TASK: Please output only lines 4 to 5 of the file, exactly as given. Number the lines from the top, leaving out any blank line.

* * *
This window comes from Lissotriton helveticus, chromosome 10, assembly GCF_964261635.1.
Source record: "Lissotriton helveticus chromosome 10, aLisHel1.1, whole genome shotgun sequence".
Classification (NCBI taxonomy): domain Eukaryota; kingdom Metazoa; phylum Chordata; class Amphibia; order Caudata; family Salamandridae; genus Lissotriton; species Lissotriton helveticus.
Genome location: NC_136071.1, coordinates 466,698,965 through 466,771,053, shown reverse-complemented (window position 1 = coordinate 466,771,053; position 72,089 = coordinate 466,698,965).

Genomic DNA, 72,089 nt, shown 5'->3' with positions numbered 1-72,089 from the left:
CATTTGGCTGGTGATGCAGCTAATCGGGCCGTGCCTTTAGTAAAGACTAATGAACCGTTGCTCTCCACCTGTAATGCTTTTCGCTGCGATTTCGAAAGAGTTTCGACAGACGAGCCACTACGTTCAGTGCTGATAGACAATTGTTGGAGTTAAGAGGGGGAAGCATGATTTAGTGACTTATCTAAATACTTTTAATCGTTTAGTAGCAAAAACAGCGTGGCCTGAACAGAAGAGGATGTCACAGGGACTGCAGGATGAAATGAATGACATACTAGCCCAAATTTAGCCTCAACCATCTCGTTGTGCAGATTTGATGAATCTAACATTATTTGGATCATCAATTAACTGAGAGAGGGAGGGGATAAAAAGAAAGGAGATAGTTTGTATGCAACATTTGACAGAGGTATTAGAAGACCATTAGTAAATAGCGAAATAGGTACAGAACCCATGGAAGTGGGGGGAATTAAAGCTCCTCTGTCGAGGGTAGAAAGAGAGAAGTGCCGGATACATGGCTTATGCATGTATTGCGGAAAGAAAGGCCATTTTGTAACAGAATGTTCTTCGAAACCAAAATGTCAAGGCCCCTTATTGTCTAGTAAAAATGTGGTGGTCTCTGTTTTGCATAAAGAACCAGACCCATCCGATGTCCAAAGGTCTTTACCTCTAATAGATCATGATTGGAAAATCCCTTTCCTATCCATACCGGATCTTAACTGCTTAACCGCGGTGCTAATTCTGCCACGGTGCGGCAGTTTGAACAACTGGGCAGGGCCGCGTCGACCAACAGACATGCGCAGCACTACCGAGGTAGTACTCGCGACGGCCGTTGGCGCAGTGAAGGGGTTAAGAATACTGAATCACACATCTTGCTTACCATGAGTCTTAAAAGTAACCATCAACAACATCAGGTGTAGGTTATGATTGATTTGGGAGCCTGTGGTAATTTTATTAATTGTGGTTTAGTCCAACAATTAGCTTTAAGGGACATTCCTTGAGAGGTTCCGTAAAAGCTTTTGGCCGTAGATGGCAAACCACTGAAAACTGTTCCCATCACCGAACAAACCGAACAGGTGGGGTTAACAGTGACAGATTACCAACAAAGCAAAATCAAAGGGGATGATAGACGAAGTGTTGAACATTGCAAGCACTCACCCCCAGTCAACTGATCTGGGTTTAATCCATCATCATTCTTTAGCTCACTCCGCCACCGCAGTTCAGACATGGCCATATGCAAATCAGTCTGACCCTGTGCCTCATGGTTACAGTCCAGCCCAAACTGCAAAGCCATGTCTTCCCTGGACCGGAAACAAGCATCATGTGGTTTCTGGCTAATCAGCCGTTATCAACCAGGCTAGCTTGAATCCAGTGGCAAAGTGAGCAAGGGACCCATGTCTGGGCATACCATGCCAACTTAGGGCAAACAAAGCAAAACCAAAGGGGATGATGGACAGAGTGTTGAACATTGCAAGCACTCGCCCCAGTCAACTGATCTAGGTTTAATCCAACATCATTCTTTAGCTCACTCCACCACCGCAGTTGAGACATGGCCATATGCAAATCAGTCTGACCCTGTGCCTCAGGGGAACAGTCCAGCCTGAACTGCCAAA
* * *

Genome location: NC_136071.1, coordinates 466,698,965 through 466,771,053, shown reverse-complemented (window position 1 = coordinate 466,771,053; position 72,089 = coordinate 466,698,965).

Genomic DNA, 72,089 nt, shown 5'->3' with positions numbered 1-72,089 from the left: